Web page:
Wednesday, July 07, 2010

Perfume Genius: Learning

Perfume Genius
Rating: 3.5/5.0
Label: Matador

A reviewer can really feel like a prick for criticizing songs that are apparently as personal as those on Perfume Genius' debut LP, Learning. The man behind the band name is Mike Hadreas, whose hard-life biographical back story has already made the rounds in the indie press almost to the point where it's difficult to discern that dividing line between truth and clever PR. Though knowledge of Hadreas' background unarguably gives the album an added gravity and Learning has been hailed as an instant classic by some media members, such praise seems just a tad bit excessive. It's an affecting mood record whose themes of death, isolation and - just maybe - redemption will strike a chord with countless listeners, but it's weakened by a too-uniform sound and a few cumbersome individual tracks that detract from the album as a whole.

In photos, Hadreas appears gaunt, frail and bruised, which is also a fitting way to describe Learning's sound. Its 10 songs are only roughly sketched out and most often consist of lo-fi piano, organ and synthesizer, often in a minor key and held together by Hadreas' thin vocals. The album's stark sound is that of a man struggling to deal with some serious shit and that comes through in the songs; starting with the opening title track and continuing throughout, Hadreas sings like he's too weak to get the words out. He usually makes it though, offering listeners loaded-gun lines like "No one will hear all your crying/ Until you take your last breath." The album maintains this funereal tone for the bulk of its nearly 30 minutes, with only closing song "Never Did" suggesting even the faintest hint of acceptance or comfort.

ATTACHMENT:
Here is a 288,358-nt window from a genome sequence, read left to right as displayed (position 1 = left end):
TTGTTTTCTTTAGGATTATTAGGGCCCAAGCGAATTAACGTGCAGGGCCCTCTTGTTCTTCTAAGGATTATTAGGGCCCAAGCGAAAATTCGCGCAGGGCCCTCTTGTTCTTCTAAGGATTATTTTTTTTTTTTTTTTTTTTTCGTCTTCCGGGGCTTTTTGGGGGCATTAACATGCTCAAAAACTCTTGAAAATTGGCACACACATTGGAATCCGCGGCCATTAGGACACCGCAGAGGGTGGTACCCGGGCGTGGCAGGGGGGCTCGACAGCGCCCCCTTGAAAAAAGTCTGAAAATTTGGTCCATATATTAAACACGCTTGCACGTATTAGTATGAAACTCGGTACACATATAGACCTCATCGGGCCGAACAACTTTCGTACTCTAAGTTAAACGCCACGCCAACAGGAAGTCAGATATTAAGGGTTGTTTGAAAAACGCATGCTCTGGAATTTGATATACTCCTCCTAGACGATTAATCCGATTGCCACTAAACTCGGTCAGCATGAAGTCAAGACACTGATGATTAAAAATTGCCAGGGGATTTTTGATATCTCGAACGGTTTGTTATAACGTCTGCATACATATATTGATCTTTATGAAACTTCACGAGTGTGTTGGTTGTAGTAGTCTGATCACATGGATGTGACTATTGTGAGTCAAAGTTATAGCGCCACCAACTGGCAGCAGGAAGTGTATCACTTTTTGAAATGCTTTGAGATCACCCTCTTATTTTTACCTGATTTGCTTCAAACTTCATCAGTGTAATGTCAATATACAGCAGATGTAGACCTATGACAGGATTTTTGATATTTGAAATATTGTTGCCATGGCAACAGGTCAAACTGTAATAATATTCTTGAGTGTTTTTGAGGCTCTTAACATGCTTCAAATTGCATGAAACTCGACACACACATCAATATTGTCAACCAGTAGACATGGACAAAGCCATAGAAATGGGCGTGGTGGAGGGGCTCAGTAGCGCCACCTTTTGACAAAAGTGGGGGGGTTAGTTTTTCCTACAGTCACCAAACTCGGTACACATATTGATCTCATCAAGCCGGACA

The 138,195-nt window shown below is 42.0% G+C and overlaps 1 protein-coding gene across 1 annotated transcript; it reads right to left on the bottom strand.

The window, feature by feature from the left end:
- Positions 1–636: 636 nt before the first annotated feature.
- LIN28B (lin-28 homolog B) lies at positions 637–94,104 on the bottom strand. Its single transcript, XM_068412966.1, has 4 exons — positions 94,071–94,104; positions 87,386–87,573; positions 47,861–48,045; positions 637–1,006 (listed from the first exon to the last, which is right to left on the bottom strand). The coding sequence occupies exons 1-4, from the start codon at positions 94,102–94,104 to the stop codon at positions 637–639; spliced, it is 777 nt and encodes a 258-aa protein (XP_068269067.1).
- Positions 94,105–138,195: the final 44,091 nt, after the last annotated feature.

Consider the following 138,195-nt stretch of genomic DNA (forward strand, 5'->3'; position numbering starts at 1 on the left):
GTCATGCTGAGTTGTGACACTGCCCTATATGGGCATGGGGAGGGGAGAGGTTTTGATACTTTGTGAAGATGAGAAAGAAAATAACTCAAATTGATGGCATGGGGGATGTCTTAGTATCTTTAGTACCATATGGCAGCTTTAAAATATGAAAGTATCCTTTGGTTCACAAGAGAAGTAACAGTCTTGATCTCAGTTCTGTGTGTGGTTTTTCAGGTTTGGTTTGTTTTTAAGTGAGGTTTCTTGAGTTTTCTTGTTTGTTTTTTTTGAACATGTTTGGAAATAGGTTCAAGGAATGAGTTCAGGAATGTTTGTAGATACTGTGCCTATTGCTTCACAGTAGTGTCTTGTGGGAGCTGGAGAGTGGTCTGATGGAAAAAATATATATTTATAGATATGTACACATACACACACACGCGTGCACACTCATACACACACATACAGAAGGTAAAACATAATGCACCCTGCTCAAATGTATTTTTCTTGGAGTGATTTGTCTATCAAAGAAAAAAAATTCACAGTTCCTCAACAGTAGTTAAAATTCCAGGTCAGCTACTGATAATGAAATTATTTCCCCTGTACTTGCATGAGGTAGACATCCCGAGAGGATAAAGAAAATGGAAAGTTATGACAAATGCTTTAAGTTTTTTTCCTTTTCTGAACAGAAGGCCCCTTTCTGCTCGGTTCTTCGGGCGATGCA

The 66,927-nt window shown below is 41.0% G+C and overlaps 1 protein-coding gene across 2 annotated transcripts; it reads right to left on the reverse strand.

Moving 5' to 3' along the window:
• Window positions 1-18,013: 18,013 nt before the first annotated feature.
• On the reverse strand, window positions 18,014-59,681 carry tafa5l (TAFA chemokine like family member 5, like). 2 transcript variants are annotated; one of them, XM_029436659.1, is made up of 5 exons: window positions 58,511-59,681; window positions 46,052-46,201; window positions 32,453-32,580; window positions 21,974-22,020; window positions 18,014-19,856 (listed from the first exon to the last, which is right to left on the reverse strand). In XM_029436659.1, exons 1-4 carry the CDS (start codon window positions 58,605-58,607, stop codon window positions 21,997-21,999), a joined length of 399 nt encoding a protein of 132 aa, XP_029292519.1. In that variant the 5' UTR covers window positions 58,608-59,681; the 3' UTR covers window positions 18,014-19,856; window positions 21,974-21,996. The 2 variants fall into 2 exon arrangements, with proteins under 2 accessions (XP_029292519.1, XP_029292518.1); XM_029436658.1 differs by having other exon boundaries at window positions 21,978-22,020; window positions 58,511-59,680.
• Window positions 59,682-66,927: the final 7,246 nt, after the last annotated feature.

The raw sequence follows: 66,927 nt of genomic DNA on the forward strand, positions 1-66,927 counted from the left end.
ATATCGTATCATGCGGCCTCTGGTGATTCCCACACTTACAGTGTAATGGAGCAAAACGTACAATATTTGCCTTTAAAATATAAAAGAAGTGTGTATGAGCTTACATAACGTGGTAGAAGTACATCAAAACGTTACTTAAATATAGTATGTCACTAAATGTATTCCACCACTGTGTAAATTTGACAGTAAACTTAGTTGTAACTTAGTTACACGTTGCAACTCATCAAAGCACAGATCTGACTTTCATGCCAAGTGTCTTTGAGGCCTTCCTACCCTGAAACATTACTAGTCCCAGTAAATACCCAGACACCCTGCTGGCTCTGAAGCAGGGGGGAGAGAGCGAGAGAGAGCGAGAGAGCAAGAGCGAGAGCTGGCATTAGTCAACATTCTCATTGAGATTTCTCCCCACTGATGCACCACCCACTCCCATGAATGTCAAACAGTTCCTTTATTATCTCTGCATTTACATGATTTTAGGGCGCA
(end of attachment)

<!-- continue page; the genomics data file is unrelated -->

Many of the album's primary concerns are familial, and references to fathers, mothers and sisters can be found in nearly every song. The recurring figure of Mary is encouraged to write to her brother "every night until he recovers," while the central image of "When" is that a woman holding her daughter in her arms. "Lookout, Lookout" plays out like a particularly dismissive elegy for someone who's presumably dead, as Hadreas says, "He will not be missed/ He didn't have a family to begin with." The portrait of the suicidal jumper and title character that emerges in "Mr. Petersen" - that of an older man who gives the narrator a Joy Division tape and lets him smoke weed in his truck "if I could convince him I loved him enough," as the narrator remembers - is ambiguous and can either be charitably viewed as paternalistic or something far more perverse.

Learning falters on occasion though, especially when Hadreas strays from the album's emphasis on minimalist arrangements and mostly discernible vocals. The hymn-like drone of "Gay Angels," as well as the submerged vocals of "No Problem" and "Perry," are atypical and distracting; for all of its lo-fi qualities, the album has all the markings of a traditional singer-songwriter release, where these songs only succeed when their content connects with the listener. These few flaws are enough to make Learning far less than the masterpiece it's been described as, but it is undoubtedly a disarming, introspective release filled with the types of raw emotions we usually keep to ourselves. Mike Hadreas makes these traumas public, giving us a glimpse into one man's struggles that aren't exactly pleasant to hear about but are also impossible to look away from.


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